Everyone’s office has that one person who just doesn’t seem to play nicely with others.
“Unless you happen to work on a ship, your colleagues are going to mind if you make the entire place smell like day-old fish.” — Dr Travis Bradberry
Most of us worry about making big blunders at work, but it’s often subtle habits or behaviours that are the most damaging to our reputations. Some people learn the hard way and others never quite get the lesson. It’s a topic several LinkedIn Influencers weighed in on this week. Here is what two of them had to say.
Dr Travis Bradberry, President at TalentSmart
“No matter how talented you are or what you’ve accomplished, there are certain behaviours that instantly change the way people see you and forever cast you in a negative light,” wrote Bradberry in his post The 9 Worst Mistakes You Can Ever Make at Work.
What are those mistakes? And what’s so awful about them? Among them:
“Backstabbing. The name says it all. Stabbing your colleagues in the back, intentionally or otherwise, is a huge source of strife in the workplace,” wrote Bradberry. “One of the most frequent forms of backstabbing is going over someone’s head to solve a problem. People typically do this in an attempt to avoid conflict, but they end up creating even more conflict as soon as the victim feels the blade.”
“Gossiping. People make themselves look terrible when they get carried away with gossiping about other people,” he wrote. “Wallowing in talk of other people’s misdeeds or misfortunes may end up hurting their feelings if the gossip finds its way to them, but gossiping will make you look negative and spiteful every time, guaranteed.”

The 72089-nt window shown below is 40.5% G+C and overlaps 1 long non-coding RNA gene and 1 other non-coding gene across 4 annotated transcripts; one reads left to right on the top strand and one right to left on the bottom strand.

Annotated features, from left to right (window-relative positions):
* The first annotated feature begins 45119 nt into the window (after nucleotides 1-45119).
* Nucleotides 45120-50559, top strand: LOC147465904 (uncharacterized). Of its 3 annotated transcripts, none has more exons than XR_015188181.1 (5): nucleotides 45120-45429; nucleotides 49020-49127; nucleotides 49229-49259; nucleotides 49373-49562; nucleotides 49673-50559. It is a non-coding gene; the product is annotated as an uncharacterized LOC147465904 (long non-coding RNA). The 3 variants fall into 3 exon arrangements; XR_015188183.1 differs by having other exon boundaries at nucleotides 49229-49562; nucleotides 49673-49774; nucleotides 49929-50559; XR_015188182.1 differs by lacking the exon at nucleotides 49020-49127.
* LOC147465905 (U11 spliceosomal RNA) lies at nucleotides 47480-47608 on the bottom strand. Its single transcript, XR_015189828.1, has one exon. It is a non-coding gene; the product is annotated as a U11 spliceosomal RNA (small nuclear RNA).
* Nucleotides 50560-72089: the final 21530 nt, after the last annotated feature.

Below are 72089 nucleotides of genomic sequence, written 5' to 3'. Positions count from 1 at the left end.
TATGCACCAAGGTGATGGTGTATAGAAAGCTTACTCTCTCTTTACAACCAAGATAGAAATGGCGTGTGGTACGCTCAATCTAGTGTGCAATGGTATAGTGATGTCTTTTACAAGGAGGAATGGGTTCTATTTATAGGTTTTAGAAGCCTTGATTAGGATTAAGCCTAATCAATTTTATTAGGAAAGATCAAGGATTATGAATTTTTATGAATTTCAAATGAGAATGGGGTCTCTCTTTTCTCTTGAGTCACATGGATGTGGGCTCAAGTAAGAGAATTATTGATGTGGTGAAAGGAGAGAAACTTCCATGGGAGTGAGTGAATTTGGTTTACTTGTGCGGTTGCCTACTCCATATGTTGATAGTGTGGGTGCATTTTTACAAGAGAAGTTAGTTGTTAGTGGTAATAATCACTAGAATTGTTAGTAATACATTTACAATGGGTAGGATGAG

“Announcing that you hate your job. The last thing anyone wants to hear at work is someone complaining about how much they hate their job. Doing so labels you as a negative person and brings down the morale of the group,” Bradberry wrote. “Bosses are quick to catch on to naysayers who drag down morale, and they know that there are always enthusiastic replacements waiting just around the corner.”
“Eating smelly food. Unless you happen to work on a ship, your colleagues are going to mind if you make the entire place smell like day-old fish. The general rule of thumb when it comes to food at work is, anything with an odor that might waft beyond the kitchen door should be left at home,” Bradberry offered.
“Telling lies. So many lies begin with good intentions — people want to protect themselves or someone else — but lies have a tendency to grow and spread until they’re discovered, and once everyone knows that you’ve lied, there’s no taking it back,” Bradberry wrote.
Clinton Buelter, entrepreneur, founder of HardToFill.com
If we’re lucky, learning from our mistakes comes easy. More often, however, those lessons are rather painful. Recruiter and entrepreneur Buelter wrote that he “made a bunch of mistakes working as a recruiter” which that took years to spot and fix.
He offered up the most important lessons he has learned in his post, 12 Things I Learned the Hard Way. Among them:
“Open up. Stop spending 80% of your time worrying about how someone is going to put one over on you. Quit being a skeptic and a pessimist,” he wrote. It’s important to remain open, no matter your career path. “Figure out who you want to help and build your network around. Make yourself accessible to them.”
“Casual wins. After college we feel the need to sound and write fancy. This is what the corporate world expects from us, right?,” Buelter wrote. His advice: “Cut the crap. Cut it out of your conversations, emails, and daily life. When you message a friend or family member you don’t sound corporatey do you? No. You use a casual tone in your message and they respond. It’s a tone that people relate to.”
“Leave your desk. It’s easy to get stressed out and frustrated at work. You’re sitting there grinding away, losing sight of the bigger picture with each minute,” he wrote. “Schedule a time to stop. Then, get up and leave your desk. Don’t go slack off somewhere. Instead, keep this time focused and make the most of it.”
Credit: BBC Capital